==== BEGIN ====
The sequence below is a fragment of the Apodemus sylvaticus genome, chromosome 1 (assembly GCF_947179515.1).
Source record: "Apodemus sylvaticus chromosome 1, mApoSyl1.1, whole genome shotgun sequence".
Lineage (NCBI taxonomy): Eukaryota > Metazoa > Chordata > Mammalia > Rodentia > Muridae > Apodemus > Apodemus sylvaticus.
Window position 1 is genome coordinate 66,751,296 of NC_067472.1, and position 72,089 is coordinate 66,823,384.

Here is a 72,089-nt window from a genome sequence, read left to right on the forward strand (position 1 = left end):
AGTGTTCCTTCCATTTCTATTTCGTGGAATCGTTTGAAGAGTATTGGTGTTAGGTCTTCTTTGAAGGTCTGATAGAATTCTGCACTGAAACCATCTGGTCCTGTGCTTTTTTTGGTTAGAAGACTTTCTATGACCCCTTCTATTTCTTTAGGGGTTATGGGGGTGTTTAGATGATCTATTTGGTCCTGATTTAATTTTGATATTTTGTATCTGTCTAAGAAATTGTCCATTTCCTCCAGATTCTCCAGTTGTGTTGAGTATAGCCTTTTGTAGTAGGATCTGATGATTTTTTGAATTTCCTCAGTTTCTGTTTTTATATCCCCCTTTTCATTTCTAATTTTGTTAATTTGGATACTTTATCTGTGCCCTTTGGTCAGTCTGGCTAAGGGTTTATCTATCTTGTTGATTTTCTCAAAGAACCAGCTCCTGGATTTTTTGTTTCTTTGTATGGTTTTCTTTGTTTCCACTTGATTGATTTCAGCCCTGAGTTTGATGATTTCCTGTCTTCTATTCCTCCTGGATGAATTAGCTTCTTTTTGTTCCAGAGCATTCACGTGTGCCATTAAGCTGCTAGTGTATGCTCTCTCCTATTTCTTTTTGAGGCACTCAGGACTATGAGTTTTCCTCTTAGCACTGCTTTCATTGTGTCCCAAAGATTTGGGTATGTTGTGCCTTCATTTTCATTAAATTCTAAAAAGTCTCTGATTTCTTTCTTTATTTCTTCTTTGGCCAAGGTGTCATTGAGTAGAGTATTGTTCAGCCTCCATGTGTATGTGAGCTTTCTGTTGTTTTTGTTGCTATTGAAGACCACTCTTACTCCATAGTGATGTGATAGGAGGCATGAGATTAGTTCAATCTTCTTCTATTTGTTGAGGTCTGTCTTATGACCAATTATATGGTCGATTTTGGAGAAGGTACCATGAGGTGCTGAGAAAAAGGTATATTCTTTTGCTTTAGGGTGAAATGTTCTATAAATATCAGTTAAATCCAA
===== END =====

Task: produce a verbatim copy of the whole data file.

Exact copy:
The sequence below is a fragment of the Apodemus sylvaticus genome, chromosome 1 (assembly GCF_947179515.1).
Source record: "Apodemus sylvaticus chromosome 1, mApoSyl1.1, whole genome shotgun sequence".
Lineage (NCBI taxonomy): Eukaryota > Metazoa > Chordata > Mammalia > Rodentia > Muridae > Apodemus > Apodemus sylvaticus.
Window position 1 is genome coordinate 66,751,296 of NC_067472.1, and position 72,089 is coordinate 66,823,384.

Here is a 72,089-nt window from a genome sequence, read left to right on the forward strand (position 1 = left end):
AGTGTTCCTTCCATTTCTATTTCGTGGAATCGTTTGAAGAGTATTGGTGTTAGGTCTTCTTTGAAGGTCTGATAGAATTCTGCACTGAAACCATCTGGTCCTGTGCTTTTTTTGGTTAGAAGACTTTCTATGACCCCTTCTATTTCTTTAGGGGTTATGGGGGTGTTTAGATGATCTATTTGGTCCTGATTTAATTTTGATATTTTGTATCTGTCTAAGAAATTGTCCATTTCCTCCAGATTCTCCAGTTGTGTTGAGTATAGCCTTTTGTAGTAGGATCTGATGATTTTTTGAATTTCCTCAGTTTCTGTTTTTATATCCCCCTTTTCATTTCTAATTTTGTTAATTTGGATACTTTATCTGTGCCCTTTGGTCAGTCTGGCTAAGGGTTTATCTATCTTGTTGATTTTCTCAAAGAACCAGCTCCTGGATTTTTTGTTTCTTTGTATGGTTTTCTTTGTTTCCACTTGATTGATTTCAGCCCTGAGTTTGATGATTTCCTGTCTTCTATTCCTCCTGGATGAATTAGCTTCTTTTTGTTCCAGAGCATTCACGTGTGCCATTAAGCTGCTAGTGTATGCTCTCTCCTATTTCTTTTTGAGGCACTCAGGACTATGAGTTTTCCTCTTAGCACTGCTTTCATTGTGTCCCAAAGATTTGGGTATGTTGTGCCTTCATTTTCATTAAATTCTAAAAAGTCTCTGATTTCTTTCTTTATTTCTTCTTTGGCCAAGGTGTCATTGAGTAGAGTATTGTTCAGCCTCCATGTGTATGTGAGCTTTCTGTTGTTTTTGTTGCTATTGAAGACCACTCTTACTCCATAGTGATGTGATAGGAGGCATGAGATTAGTTCAATCTTCTTCTATTTGTTGAGGTCTGTCTTATGACCAATTATATGGTCGATTTTGGAGAAGGTACCATGAGGTGCTGAGAAAAAGGTATATTCTTTTGCTTTAGGGTGAAATGTTCTATAAATATCAGTTAAATCCAA